On the other hand, adults who simply roll over and permit alcohol and other substance abuse in their households give the impression they don’t care, and that feels a lot like being abandoned.
Helping kids find a way through this particular minefield involves staking out a space somewhere between Just Say No and Just Say Yo! That means treating our children like the intelligent beings they almost certainly are; capable of nuance, discernment and informed self-control.
While we’re on the subject of dumb and dishonest, let’s spend a moment on those people and organizations who secure their funding by creating the impression that all this is just too complicated for ordinary parents to comprehend and handle. Nonsense. I’m not saying there aren’t some complicated issues but I am saying that once we’ve heard the story behind the story from our kids, their behavior usually makes sense—not that it’s necessarily sensible, but that we can see why it made sense to them at the time. We don’t have to understand much more than that to know what kind of help to seek when we call in reinforcements.
— from Raising Adults

Monday, June 17, 2013

in the wind | tweets from the week ending 06.15.13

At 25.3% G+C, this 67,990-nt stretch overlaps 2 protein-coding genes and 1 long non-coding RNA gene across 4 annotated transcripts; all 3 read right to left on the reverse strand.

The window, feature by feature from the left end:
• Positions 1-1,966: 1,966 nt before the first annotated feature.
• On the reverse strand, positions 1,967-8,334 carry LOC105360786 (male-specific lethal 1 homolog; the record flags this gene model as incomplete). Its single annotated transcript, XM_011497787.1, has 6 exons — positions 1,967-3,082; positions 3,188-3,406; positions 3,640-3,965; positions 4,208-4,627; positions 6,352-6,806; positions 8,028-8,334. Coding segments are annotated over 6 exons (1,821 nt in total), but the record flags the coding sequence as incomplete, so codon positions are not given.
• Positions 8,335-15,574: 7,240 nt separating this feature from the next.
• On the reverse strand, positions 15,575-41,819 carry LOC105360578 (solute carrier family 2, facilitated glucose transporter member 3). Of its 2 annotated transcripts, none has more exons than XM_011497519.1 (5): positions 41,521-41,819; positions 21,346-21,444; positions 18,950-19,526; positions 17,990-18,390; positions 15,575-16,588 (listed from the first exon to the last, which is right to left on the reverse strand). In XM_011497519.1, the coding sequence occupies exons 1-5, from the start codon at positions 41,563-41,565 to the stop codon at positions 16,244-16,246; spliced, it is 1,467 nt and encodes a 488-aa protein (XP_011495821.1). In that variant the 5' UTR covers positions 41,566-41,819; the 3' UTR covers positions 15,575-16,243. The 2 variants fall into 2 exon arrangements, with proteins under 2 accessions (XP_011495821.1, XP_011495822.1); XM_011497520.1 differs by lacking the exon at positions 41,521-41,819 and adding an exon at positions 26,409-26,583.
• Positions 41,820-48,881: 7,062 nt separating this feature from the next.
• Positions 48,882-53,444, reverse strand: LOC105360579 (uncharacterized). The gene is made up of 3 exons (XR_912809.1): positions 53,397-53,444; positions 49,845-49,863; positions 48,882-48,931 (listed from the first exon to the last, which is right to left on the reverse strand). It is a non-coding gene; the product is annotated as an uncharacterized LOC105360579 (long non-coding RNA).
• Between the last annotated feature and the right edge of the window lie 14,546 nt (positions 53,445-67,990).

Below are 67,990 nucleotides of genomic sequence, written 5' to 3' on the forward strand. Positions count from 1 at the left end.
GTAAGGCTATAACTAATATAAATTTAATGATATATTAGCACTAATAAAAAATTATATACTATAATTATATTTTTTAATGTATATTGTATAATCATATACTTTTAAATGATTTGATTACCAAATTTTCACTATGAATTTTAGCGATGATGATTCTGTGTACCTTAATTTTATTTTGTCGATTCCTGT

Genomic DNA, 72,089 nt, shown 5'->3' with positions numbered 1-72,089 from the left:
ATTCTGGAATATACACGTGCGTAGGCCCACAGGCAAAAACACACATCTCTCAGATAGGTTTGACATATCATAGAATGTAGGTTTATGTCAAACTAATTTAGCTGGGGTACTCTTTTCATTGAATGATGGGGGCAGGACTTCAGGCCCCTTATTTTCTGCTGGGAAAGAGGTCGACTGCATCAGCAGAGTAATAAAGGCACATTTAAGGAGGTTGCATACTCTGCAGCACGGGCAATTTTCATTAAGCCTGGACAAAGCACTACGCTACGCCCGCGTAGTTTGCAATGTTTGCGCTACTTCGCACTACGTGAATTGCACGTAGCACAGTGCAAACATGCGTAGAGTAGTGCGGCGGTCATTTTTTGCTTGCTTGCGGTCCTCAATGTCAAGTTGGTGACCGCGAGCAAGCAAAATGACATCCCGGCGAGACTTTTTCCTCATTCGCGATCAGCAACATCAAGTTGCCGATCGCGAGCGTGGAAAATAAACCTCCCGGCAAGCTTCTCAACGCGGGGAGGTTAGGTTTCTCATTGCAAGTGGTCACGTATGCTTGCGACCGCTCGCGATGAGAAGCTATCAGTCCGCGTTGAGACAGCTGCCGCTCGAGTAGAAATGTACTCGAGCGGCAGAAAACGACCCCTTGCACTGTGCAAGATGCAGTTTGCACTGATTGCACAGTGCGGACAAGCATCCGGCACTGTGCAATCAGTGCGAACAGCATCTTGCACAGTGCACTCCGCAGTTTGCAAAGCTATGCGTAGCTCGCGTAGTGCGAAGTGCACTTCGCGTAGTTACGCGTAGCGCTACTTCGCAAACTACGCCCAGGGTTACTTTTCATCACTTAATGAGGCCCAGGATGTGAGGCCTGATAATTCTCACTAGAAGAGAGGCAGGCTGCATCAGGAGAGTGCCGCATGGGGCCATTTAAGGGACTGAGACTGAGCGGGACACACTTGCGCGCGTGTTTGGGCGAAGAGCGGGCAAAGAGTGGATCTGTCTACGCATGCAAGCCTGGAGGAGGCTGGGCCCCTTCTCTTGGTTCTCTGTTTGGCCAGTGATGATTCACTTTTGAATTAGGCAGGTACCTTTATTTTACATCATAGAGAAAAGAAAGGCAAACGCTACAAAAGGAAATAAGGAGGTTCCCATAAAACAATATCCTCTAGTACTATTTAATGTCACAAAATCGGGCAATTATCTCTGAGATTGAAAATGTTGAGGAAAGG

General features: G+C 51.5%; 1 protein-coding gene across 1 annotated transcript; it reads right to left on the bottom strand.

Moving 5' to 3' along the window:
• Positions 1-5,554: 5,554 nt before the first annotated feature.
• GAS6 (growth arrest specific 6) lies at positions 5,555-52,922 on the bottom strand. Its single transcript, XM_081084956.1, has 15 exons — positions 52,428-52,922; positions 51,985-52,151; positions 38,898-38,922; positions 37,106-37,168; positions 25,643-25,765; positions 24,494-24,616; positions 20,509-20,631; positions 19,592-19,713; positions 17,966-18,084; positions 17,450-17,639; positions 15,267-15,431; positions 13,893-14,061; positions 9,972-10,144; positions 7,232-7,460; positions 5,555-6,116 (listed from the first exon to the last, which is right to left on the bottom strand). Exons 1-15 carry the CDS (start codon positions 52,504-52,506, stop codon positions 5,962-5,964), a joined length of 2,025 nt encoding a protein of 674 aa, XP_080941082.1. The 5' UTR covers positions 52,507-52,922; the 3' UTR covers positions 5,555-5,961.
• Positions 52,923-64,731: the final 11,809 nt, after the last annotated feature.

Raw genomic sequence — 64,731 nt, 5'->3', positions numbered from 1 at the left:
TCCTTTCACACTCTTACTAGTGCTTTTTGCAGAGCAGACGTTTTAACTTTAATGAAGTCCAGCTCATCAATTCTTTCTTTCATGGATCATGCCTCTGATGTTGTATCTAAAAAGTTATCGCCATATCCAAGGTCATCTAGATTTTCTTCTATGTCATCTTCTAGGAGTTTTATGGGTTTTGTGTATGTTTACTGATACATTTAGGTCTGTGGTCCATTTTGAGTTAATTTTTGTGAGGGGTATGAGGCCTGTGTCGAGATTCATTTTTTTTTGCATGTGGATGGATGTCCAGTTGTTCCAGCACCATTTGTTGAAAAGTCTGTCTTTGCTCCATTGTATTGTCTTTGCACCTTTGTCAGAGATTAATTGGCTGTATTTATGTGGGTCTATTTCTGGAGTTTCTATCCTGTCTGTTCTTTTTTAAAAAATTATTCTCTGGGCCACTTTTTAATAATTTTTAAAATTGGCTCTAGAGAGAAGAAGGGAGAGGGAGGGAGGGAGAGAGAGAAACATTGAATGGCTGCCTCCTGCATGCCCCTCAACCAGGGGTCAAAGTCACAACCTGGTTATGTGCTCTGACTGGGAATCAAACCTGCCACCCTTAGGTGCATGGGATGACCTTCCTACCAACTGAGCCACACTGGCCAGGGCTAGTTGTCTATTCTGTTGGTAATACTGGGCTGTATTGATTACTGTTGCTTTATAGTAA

Think music can change the world? The ONE Campaign presents agit8: iconic #protestsongs by top global artists

"...close enough to touch" | Medgar Evers + the price of freedom

day by day, the American body count mounts while Congress looks the other way

Thursday, June 13, 2013

Get the Lead Out | The Newtown Massacre Six Months On

Friday December 14 to Friday June 14...

Six months from realizing the shocking ease with which 20 children can be slaughtered in just a few minutes to realizing the shocking ease with which US legislators can desecrate the names of those children through craven inaction month after month.

Is there a better time to tell your elected officials you want meaningful action to regulate the sale of firearms and ammunition through universal background checks — including internet and gun show sales — and funding law enforcement to measure results and ensure compliance?

P.S. This week, the number of Americans killed by firearms since the Newtown massacre topped 5,000 while the US Congress continues to pretend there's nothing they can do. Are you okay with that? If not, tell your Members of Congress to get the lead out.

Monday, June 10, 2013

in the wind | tweets from the week ending June 08, 2013

Less is more | Annual servings of sugary drinks + cereals to US kids decline by double-digits 

guns guns guns | 4695 US Firearm Deaths Since Newtown

Affordable Health Coverage | Coming Soon to a Household Near You 

I support 'Can music change the world?'

Digital Deceptions | Macfee report on kids misleading parents about online behavior + what to do

I'm not sure there's any number of Facebook likes that can replace a hug. - Seth Godin

aren't you glad to be alive? | different doesn't have to be scary 

pay me now or pay me later | US student loans at the crisis point 

Thumbwars | peer-to-peer campaign to end texting while driving

credit where credit is due | a small idea from Raising Adults

Free iPad app Kindoma lets children read with parents, grands, older sibs-whoever!-from anywhere in the world